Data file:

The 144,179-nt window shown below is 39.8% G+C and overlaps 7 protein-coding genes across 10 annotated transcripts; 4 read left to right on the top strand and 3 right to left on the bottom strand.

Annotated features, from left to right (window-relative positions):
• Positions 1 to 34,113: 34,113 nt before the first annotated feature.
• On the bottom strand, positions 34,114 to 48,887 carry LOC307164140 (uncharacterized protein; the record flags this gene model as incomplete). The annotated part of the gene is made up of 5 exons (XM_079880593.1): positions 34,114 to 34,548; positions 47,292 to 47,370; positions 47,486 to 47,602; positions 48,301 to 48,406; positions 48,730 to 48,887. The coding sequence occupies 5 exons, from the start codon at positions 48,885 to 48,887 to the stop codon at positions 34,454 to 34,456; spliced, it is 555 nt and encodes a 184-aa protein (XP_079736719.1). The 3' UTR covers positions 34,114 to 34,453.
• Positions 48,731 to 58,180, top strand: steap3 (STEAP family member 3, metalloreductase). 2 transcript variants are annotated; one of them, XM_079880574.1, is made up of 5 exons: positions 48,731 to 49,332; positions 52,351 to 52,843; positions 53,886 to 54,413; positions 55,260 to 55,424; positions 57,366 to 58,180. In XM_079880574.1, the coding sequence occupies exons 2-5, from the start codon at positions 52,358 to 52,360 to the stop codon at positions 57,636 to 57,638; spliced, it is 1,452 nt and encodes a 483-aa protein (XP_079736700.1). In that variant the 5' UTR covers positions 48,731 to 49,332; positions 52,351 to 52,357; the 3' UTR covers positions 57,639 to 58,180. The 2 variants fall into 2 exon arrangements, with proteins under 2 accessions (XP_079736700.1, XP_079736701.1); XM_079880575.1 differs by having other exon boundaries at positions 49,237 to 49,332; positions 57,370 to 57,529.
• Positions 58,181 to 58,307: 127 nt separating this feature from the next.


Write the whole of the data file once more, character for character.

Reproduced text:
The 144,179-nt window shown below is 39.8% G+C and overlaps 7 protein-coding genes across 10 annotated transcripts; 4 read left to right on the top strand and 3 right to left on the bottom strand.

Annotated features, from left to right (window-relative positions):
• Positions 1 to 34,113: 34,113 nt before the first annotated feature.
• On the bottom strand, positions 34,114 to 48,887 carry LOC307164140 (uncharacterized protein; the record flags this gene model as incomplete). The annotated part of the gene is made up of 5 exons (XM_079880593.1): positions 34,114 to 34,548; positions 47,292 to 47,370; positions 47,486 to 47,602; positions 48,301 to 48,406; positions 48,730 to 48,887. The coding sequence occupies 5 exons, from the start codon at positions 48,885 to 48,887 to the stop codon at positions 34,454 to 34,456; spliced, it is 555 nt and encodes a 184-aa protein (XP_079736719.1). The 3' UTR covers positions 34,114 to 34,453.
• Positions 48,731 to 58,180, top strand: steap3 (STEAP family member 3, metalloreductase). 2 transcript variants are annotated; one of them, XM_079880574.1, is made up of 5 exons: positions 48,731 to 49,332; positions 52,351 to 52,843; positions 53,886 to 54,413; positions 55,260 to 55,424; positions 57,366 to 58,180. In XM_079880574.1, the coding sequence occupies exons 2-5, from the start codon at positions 52,358 to 52,360 to the stop codon at positions 57,636 to 57,638; spliced, it is 1,452 nt and encodes a 483-aa protein (XP_079736700.1). In that variant the 5' UTR covers positions 48,731 to 49,332; positions 52,351 to 52,357; the 3' UTR covers positions 57,639 to 58,180. The 2 variants fall into 2 exon arrangements, with proteins under 2 accessions (XP_079736700.1, XP_079736701.1); XM_079880575.1 differs by having other exon boundaries at positions 49,237 to 49,332; positions 57,370 to 57,529.
• Positions 58,181 to 58,307: 127 nt separating this feature from the next.